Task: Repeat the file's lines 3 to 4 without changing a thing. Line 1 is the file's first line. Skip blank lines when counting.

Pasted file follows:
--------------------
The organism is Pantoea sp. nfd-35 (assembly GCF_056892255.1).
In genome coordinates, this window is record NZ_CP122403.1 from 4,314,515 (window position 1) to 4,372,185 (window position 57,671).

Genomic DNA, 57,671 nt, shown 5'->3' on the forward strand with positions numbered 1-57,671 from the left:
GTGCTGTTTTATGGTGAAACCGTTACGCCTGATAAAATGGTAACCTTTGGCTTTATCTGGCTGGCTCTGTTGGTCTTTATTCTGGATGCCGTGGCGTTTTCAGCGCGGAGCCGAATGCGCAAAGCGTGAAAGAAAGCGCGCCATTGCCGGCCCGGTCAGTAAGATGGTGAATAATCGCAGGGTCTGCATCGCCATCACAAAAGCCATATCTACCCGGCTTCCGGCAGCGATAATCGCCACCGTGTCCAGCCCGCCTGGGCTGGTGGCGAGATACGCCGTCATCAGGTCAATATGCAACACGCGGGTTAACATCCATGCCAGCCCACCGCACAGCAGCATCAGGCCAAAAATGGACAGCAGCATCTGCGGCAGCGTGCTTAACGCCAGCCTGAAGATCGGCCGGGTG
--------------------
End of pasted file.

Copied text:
Genomic DNA, 57,671 nt, shown 5'->3' on the forward strand with positions numbered 1-57,671 from the left:
GTGCTGTTTTATGGTGAAACCGTTACGCCTGATAAAATGGTAACCTTTGGCTTTATCTGGCTGGCTCTGTTGGTCTTTATTCTGGATGCCGTGGCGTTTTCAGCGCGGAGCCGAATGCGCAAAGCGTGAAAGAAAGCGCGCCATTGCCGGCCCGGTCAGTAAGATGGTGAATAATCGCAGGGTCTGCATCGCCATCACAAAAGCCATATCTACCCGGCTTCCGGCAGCGATAATCGCCACCGTGTCCAGCCCGCCTGGGCTGGTGGCGAGATACGCCGTCATCAGGTCAATATGCAACACGCGGGTTAACATCCATGCCAGCCCACCGCACAGCAGCATCAGGCCAAAAATGGACAGCAGCATCTGCGGCAGCGTGCTTAACGCCAGCCTGAAGATCGGCCGGGTG